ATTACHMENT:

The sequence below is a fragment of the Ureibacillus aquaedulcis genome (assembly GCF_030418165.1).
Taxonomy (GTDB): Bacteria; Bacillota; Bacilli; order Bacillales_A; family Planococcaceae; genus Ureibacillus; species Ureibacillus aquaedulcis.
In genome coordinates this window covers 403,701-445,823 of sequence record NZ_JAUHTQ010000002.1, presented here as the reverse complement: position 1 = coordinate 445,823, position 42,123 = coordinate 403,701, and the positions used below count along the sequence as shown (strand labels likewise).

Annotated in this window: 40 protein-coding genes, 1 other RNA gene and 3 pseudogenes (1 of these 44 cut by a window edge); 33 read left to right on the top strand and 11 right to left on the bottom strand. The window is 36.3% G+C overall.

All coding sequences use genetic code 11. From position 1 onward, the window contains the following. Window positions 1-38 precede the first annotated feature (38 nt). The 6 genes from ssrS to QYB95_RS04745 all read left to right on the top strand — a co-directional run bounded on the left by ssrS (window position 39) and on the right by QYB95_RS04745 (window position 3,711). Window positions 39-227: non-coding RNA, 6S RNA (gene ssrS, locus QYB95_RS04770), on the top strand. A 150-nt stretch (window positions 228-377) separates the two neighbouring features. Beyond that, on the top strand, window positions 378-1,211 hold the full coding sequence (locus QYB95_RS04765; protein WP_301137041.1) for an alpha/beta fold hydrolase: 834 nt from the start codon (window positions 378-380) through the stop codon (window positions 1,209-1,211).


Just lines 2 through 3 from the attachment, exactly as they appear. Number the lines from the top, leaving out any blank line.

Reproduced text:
Taxonomy (GTDB): Bacteria; Bacillota; Bacilli; order Bacillales_A; family Planococcaceae; genus Ureibacillus; species Ureibacillus aquaedulcis.
In genome coordinates this window covers 403,701-445,823 of sequence record NZ_JAUHTQ010000002.1, presented here as the reverse complement: position 1 = coordinate 445,823, position 42,123 = coordinate 403,701, and the positions used below count along the sequence as shown (strand labels likewise).